Honke-Owariya has been collaborating with Toriyasu– one of Kyoto’s great chicken merchants– for five generations. Our Takara-Nabe (Treasure hot pot) would not have been possible without the chicken and chicken stock provided by them. We interviewed Mr. Tetsuo Ueda, the 4th generation, and Mr. Tsuneyoshi Ueda, the 5th generation, who was childhood friends with Owariya’s 15th generation.
Toriyasu is located on Karasuma Dori, one of the main streets in Kyoto, a two-minute walk southwest from the Owariya main store. During lunch hour it’s common to see salarymen lining up for their popular fried chicken bowl. Next door, there is a side entrance with a noren curtain, “Kashiwa,” designating the poultry shop. Chicken is sold as “kiriuri” (sold by slices), which might be “the only place doing so left in Kansai.” (Mr. Tetsuo 4th).
“‘What kind of dish are you having today?’” I ask our customers: “Sukiyaki, mizutaki, teppanyaki … Once I know the type of meat, I know the best way to cut it. That’s why this process is known as “kiriuri (sold by slices)“.” (Tetsuo)
Really? You change the way you use your knife depending on the dish?
“That’s correct. The taste will change depending on how you apply the knife. I chose the fatty part if the customer is making a hot-pot dish, whereas if he or she is cooking it on an iron plate, I choose light and lean meat. This is the same method we’ve been using since the Meiji era.” (100-150 years ago)
At most butchers, customers order the displayed products in gram amounts, but Mr. Tsuneyoshi says he likes to engage with his clients so that he knows best how to tailor his meat to their particular preferences. It’s interesting and exciting to give them exactly what they need.
What is the joy of doing a family business?
“The words ‘it’s delicious’ are the most encouraging.” (Mr. Tsuneyoshi)
“When a person eating at a shinise (long-established restaurant) notices that Toriyasu’s chicken was used, I’m glad he or she noticed and thus understand the quality of our products. “(Tetsuo)
Are you particular about water?
“Before putting the knife to a chicken, I make sure to wash it with well water and dry it. I never use tap water. I also use well water to cook chicken stock. Everyone in Kyoto’s food business is particular about water, and I am particular about it too. “(Tetsuo)
Is there anything you value in your family?
“Everyone is working together in a harmonious manner. If I get angry, I try not to express my frustration. Sometimes I do, mostly I don’t. But sometimes I have to let it out. It’s like my core value. If I can’t do this with my family, then working together would be difficult, and if it were with other people, it would be even worse. It is basically something I have to do if I want to continue business for a long time. Recently, I’ve begun to understand this.” (Tetsuo)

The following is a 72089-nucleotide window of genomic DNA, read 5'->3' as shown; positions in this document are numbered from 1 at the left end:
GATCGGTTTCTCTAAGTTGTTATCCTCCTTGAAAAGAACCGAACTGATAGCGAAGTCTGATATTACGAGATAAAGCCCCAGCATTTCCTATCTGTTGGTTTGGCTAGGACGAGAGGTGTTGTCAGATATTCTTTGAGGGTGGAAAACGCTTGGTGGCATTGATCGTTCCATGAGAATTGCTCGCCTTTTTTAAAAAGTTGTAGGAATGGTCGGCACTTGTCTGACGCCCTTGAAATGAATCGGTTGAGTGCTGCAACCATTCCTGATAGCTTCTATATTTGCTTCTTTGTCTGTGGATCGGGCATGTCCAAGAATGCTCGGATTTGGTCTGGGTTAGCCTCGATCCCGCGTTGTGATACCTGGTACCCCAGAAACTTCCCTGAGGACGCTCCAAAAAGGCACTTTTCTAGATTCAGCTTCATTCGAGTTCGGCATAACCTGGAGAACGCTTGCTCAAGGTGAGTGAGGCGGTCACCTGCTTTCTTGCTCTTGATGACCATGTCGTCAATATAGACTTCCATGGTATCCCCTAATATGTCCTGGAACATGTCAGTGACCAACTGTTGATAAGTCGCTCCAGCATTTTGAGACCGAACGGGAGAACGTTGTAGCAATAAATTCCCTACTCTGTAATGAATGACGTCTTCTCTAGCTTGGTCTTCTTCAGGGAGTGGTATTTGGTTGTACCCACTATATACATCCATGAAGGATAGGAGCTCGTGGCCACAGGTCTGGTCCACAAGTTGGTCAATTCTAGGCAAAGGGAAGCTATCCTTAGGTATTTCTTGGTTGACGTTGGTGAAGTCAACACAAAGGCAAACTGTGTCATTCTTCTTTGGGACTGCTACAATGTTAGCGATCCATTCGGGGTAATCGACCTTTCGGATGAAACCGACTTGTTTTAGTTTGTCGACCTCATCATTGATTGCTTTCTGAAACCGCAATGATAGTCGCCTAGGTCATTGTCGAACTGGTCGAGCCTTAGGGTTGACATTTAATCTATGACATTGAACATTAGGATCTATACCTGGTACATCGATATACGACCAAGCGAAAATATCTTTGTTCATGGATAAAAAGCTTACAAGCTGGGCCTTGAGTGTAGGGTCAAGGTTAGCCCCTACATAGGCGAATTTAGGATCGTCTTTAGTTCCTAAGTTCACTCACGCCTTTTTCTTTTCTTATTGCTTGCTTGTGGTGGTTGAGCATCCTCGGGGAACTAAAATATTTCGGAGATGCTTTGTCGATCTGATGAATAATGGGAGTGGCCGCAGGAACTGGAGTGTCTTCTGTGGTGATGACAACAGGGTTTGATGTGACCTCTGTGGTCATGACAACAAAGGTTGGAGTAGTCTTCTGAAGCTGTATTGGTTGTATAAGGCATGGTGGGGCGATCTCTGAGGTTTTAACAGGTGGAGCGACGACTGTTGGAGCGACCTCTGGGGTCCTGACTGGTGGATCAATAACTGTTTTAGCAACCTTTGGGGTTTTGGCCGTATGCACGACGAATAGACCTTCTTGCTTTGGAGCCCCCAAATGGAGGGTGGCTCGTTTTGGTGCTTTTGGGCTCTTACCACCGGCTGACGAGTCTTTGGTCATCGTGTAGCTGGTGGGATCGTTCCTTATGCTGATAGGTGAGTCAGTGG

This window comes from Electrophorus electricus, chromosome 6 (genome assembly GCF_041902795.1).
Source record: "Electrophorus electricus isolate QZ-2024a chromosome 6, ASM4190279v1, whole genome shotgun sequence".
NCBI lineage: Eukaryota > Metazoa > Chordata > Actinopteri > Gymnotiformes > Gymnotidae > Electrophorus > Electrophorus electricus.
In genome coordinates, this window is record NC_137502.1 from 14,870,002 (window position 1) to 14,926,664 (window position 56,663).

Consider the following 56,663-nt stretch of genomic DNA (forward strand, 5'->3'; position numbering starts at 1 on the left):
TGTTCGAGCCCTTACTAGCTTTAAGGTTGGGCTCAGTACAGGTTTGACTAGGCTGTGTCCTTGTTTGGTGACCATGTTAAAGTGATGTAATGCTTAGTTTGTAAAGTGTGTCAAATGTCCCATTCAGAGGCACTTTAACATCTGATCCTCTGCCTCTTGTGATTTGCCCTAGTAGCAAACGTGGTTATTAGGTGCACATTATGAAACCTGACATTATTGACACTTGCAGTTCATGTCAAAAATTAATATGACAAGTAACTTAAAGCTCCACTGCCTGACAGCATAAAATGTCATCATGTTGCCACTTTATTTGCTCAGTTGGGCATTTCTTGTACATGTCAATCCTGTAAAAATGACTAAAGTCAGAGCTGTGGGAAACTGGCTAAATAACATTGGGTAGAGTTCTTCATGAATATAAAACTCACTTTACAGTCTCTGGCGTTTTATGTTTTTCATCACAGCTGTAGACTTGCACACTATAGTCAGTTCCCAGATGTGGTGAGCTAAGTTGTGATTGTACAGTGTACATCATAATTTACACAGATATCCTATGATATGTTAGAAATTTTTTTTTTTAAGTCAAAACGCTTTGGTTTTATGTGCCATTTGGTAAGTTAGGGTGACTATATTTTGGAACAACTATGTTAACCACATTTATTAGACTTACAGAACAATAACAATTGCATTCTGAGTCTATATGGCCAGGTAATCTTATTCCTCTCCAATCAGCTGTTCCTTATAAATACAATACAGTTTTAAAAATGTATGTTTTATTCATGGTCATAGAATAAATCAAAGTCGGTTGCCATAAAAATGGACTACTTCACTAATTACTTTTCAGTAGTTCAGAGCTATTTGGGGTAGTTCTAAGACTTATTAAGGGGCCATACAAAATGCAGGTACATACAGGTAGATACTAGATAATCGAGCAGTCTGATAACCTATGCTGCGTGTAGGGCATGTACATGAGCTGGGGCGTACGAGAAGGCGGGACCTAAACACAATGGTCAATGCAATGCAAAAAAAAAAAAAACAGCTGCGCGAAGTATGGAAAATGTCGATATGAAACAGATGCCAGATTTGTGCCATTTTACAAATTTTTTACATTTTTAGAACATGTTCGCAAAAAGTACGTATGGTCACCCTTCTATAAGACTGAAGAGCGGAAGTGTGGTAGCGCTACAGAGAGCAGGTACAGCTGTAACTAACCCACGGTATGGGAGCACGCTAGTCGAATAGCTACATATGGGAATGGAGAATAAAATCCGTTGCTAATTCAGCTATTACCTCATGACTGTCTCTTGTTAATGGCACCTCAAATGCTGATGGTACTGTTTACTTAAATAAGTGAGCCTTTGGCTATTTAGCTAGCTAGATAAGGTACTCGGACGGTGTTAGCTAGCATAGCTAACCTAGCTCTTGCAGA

Did you have any resistance to taking over the family business?
“Before taking over I was intending to become a priest.” (Mr. Tsuneyoshi)
“When I entered high school and did Shorinji (Shorin) Kempo, I became fond of Chinese writing. I went to a Buddhist university because I wanted to be a priest! However, at the time of my graduation ceremony, my teacher called me and advised not to “go against the water” and said “you don’t want to be unfaithful to your family. You have a home.” His words affected me enough that I decided to return home to help with the family business. I’m grateful for the teacher who gave me this advice, helping me reconsider my career path. Nevertheless, should I encounter a Zen monk doing his morning rounds, I’m tempted to follow him for a bit.”(Mr. Tsuneyoshi)
Are there common points where Buddhism and the family business intersect?
“I suppose it’s the idea that the chicken must be utilized as much as possible for its flavor and enjoyment. If the bird must give its life to us, then at the very least it should be cut, prepared, and served as meaningfully nourishing as possible.” (Tsuneyoshi-san)
The fifth generation was in a position to preach to keep the five precepts. I feel that the attitude of “eating deliciously” blending with feelings of gratitude makes Toriyasu poultry taste even more clear and pleasant. My heart feels at ease when I hear their conversation spoken in the Kyoto dialect. I think it must be the same for Toriyasu’s customers as well as the people at Owariya who have ben working with Toriyasu for generatins.
I can’t help imagine the following exchange will occur between the descendants of Toriyasu’s owners and the people of Kyoto:”What are you having (for dinner) today?”